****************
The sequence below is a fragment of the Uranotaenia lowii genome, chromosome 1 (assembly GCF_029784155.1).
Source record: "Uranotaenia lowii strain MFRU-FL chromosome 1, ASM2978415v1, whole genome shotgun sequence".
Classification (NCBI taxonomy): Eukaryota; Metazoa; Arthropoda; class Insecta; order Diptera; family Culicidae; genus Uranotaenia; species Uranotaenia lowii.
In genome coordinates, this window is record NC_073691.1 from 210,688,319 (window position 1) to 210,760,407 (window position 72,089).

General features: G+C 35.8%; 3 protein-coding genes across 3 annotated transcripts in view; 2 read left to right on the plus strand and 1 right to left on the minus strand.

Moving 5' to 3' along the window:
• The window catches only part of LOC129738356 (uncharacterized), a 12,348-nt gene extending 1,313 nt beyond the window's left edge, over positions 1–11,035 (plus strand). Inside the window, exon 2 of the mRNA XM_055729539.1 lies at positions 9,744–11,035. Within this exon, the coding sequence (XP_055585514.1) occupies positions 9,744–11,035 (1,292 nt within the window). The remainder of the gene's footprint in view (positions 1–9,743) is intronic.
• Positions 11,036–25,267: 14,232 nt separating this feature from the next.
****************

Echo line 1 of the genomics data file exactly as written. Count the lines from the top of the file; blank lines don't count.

The sequence below is a fragment of the Uranotaenia lowii genome, chromosome 1 (assembly GCF_029784155.1).